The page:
Sen. Elizabeth Warren is facing growing pressure from Senate Democrats to get behind Hillary Clinton as the former secretary of state suddenly finds herself struggling to keep pace with Bernie Sanders in early primary states.
In interviews with CNN, Democratic senators are grumbling over Warren’s refusal to pick a side, arguing that the populist liberal firebrand could help unite the party behind Clinton, whom they believe represents their only chance of winning the White House.
“I think it would be important,” Sen. Claire McCaskill, D-Missouri, said of Warren backing Clinton. “I think it would be helpful.”
At least one senator, Michigan Democrat Debbie Stabenow, has asked Warren to endorse Clinton, according to other Democrats. Stabenow’s office declined to comment.
Warren, whose influence with core Democratic voters is rivaled only by Sanders himself, could provide the Clinton campaign the boost it needs after two polls suddenly showed her trailing to Sanders in Iowa and New Hampshire.
“She’s waiting way too long,” said one Democratic senator who asked not to be named.
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The potential endorsement also puts Warren in a bind. If she jumps behind Clinton, she will undoubtedly anger the legions of like-minded progressives who are powering Sanders’ insurgent campaign. But a Sanders endorsement will turn off not only women’s groups that back Clinton but also many of her fellow senators.
McCaskill noted not a single Democratic senator has backed Sanders, the Vermont independent who caucuses with Democrats.
“Probably all of us respect and love him, but we have a lot people here who have worked with him for many years – and he has yet to have one endorsement from people who know him well and who have worked with him,” McCaskill said. “There is a collective judgment there that one candidate is going to be better president, and I think that counts for something since we work with him every day.”
Warren has said previously she expects to give an endorsement, but it’s unclear when it will come. A Warren spokeswoman declined to comment.
Indeed, Democratic senators have lined up behind Warren - including the 13 other women in the Senate Democratic Caucus. In late November, Warren was the only Democratic female senator who skipped a fundraiser held at the Hyatt Regency on Capitol Hill in honor of Clinton. While she signed a letter in 2013 with fellow women Democratic senators urging Clinton to run, she has since said that did not constitute an endorsement.
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“Of course she would love to have Elizabeth’s support,” Sen. Dianne Feinstein, D-California, said of Clinton. “It’s hard for me to get in anybody else’s mind as to why they would not.”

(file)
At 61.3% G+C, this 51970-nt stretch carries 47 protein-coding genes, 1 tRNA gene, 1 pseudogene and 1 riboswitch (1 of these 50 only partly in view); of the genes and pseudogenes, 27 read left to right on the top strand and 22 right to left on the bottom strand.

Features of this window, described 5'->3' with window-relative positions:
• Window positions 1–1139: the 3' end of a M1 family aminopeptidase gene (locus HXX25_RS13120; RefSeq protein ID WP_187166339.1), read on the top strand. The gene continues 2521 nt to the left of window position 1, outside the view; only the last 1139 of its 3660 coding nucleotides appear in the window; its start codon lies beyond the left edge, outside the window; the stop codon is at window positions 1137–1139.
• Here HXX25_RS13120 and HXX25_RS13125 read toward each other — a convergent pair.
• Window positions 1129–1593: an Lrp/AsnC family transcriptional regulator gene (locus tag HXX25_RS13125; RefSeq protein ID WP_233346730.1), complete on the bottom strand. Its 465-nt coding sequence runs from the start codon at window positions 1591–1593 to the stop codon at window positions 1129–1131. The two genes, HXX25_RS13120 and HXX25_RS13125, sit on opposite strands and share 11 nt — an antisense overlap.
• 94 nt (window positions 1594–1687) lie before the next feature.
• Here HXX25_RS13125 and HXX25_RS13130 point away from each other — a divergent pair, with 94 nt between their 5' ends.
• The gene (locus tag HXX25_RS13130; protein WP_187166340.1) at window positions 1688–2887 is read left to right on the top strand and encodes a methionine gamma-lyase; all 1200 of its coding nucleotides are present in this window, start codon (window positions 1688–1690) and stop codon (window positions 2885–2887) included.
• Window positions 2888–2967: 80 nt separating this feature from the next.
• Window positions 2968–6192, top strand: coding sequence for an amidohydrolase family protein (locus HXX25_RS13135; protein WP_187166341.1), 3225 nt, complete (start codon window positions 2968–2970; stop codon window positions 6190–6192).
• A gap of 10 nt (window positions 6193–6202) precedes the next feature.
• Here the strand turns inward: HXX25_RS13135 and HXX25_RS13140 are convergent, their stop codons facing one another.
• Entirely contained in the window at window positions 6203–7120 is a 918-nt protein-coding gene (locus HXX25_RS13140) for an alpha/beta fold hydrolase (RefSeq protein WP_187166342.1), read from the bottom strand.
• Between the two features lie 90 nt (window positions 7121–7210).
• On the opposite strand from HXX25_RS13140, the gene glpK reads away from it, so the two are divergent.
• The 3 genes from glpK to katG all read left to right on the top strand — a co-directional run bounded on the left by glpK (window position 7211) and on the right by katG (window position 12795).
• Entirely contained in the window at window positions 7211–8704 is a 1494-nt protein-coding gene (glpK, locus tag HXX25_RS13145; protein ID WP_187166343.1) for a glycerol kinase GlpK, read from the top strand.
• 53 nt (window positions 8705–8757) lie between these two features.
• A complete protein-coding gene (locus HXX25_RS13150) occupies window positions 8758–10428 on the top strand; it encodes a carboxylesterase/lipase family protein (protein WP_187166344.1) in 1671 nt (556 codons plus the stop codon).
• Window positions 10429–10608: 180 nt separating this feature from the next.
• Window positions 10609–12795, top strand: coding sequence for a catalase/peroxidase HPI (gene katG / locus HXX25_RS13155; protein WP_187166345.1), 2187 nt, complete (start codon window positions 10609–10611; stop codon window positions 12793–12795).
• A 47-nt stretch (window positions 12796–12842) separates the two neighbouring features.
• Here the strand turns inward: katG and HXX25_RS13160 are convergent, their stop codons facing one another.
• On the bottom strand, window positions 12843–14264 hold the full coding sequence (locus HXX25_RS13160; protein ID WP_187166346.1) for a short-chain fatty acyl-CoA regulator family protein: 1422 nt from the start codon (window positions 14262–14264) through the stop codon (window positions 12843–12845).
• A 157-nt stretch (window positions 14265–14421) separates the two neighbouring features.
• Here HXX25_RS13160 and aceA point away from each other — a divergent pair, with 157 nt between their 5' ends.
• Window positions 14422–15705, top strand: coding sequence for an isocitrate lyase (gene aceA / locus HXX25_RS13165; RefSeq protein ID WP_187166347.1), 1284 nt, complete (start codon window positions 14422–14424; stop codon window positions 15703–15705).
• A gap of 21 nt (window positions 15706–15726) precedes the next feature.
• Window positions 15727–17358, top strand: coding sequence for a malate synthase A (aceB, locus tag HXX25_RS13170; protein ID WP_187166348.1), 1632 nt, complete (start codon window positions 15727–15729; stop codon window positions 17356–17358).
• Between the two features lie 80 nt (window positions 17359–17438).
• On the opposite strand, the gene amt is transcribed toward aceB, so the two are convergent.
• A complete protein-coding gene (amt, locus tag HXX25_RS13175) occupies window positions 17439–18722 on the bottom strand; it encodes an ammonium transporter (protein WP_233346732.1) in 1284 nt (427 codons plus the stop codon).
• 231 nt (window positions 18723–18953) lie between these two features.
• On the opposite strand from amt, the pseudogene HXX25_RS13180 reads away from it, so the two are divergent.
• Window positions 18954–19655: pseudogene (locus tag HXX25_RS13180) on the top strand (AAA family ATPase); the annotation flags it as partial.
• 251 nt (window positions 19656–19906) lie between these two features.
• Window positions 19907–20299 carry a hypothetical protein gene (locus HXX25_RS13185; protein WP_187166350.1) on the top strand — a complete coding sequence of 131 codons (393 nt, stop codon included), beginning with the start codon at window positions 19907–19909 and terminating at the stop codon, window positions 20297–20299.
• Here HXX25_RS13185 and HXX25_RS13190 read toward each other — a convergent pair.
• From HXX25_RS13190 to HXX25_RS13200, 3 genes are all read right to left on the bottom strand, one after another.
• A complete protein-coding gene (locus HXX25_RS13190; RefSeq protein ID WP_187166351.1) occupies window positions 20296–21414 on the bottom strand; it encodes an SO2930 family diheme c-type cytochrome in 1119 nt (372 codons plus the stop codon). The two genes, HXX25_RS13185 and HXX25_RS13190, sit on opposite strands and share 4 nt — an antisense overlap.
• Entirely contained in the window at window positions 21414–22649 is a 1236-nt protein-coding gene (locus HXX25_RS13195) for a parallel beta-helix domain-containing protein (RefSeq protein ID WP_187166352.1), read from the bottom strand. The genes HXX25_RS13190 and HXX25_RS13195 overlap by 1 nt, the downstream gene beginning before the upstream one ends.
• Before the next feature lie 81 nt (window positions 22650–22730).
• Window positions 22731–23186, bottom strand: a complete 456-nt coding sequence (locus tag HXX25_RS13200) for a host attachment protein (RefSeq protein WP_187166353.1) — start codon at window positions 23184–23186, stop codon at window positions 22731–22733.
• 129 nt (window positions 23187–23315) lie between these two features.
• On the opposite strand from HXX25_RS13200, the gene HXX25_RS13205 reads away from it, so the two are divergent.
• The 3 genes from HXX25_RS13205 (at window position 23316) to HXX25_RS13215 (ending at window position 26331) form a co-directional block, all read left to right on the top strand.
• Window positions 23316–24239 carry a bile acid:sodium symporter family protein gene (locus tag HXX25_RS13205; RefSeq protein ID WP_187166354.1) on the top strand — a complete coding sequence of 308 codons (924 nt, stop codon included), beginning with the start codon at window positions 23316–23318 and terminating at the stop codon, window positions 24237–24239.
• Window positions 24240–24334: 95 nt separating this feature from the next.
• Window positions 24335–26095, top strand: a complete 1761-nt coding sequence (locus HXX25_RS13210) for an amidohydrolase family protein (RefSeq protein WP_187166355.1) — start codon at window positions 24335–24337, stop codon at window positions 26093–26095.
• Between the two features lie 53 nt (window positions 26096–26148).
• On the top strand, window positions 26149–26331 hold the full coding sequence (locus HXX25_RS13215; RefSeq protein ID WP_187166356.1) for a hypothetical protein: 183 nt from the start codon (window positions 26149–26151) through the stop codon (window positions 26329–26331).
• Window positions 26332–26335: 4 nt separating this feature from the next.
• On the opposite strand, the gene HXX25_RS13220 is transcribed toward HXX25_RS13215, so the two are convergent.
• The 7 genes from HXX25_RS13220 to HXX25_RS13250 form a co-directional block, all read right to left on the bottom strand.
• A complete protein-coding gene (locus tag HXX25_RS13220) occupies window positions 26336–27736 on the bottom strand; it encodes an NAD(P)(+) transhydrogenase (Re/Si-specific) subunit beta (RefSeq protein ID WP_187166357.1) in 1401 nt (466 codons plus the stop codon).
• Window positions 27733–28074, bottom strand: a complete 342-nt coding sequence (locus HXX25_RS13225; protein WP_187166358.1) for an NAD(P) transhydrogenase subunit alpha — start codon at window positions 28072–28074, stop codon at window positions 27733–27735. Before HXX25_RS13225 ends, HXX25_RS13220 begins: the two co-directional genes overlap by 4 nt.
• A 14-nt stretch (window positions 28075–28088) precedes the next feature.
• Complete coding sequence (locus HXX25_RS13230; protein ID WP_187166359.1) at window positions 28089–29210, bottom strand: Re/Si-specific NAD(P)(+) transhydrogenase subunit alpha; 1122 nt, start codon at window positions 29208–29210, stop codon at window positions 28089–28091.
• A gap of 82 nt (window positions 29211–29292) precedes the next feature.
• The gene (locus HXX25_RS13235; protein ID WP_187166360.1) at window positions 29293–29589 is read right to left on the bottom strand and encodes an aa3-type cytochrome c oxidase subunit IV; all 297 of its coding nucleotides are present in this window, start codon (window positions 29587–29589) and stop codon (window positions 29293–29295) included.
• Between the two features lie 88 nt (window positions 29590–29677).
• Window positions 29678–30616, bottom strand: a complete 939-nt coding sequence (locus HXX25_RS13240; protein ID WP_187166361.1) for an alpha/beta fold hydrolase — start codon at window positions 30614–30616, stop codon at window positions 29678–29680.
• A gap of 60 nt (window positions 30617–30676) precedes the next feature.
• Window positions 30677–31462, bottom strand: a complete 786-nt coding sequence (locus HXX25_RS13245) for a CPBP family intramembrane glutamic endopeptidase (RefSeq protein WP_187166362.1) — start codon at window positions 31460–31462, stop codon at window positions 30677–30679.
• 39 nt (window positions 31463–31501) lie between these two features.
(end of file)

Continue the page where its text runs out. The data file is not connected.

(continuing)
Privately, Warren met with Clinton at her Washington home in December 2014, and has since chatted with Sanders. Tad Devine, the senior Sanders strategist, said that Warren’s support would be “more than welcome” but he didn’t know what she would do.
“There’s no secret Elizabeth Warren plan,” Devine said. “She’s going to do what she wants to do when she wants to do it. That’s the way it goes.”
The chatter comes at an urgent time for the Clinton campaign. A Monmouth poll Tuesday found Clinton losing to Sanders by 14 points in New Hampshire – while a new Quinnipiac poll reported that Clinton was trailing by five points in Iowa.
Some Democrats are nervous about the prospect that Sanders could win the nomination.
“If Bernie was the nominee, I think creates a challenge,” said Sen. Joe Manchin, the moderate West Virginia Democrat. “But of course, Republicans have tremendous challenges, too.”
McCaskill said it’s time for Clinton to more sharply show the contrast between the two of them.
READ: Sanders: Clinton ‘in serious trouble’
“That’s what happens when someone remains undefined, and the other is so familiar to voters,” McCaskill said. ‘You’ve got a shiny new object, and you’ve got Hillary Clinton. That is a contrast in terms of familiarity. It’s not unusual for someone to go with the new and unfamiliar over something that is very familiar.”
McCaskill added: “I think the contrast is going to have to be drawn so people understand that Hillary Clinton is the only person running for president that is really qualified to lead in a stable and pragmatic fashion on the issues facing our country.”
Sanders repeatedly discounts the lack of support from his colleagues – even like-minded colleagues like Sen. Sherrod Brown, whom he referred to as “the establishment” after the Ohio Democrat endorsed Clinton.
“Bernie says, the next day, ‘I didn’t expect any help from the establishment,” Brown said. “I said to him, ‘Even though that kind of pissed me off, that was actually pretty good line.’ He smiled.”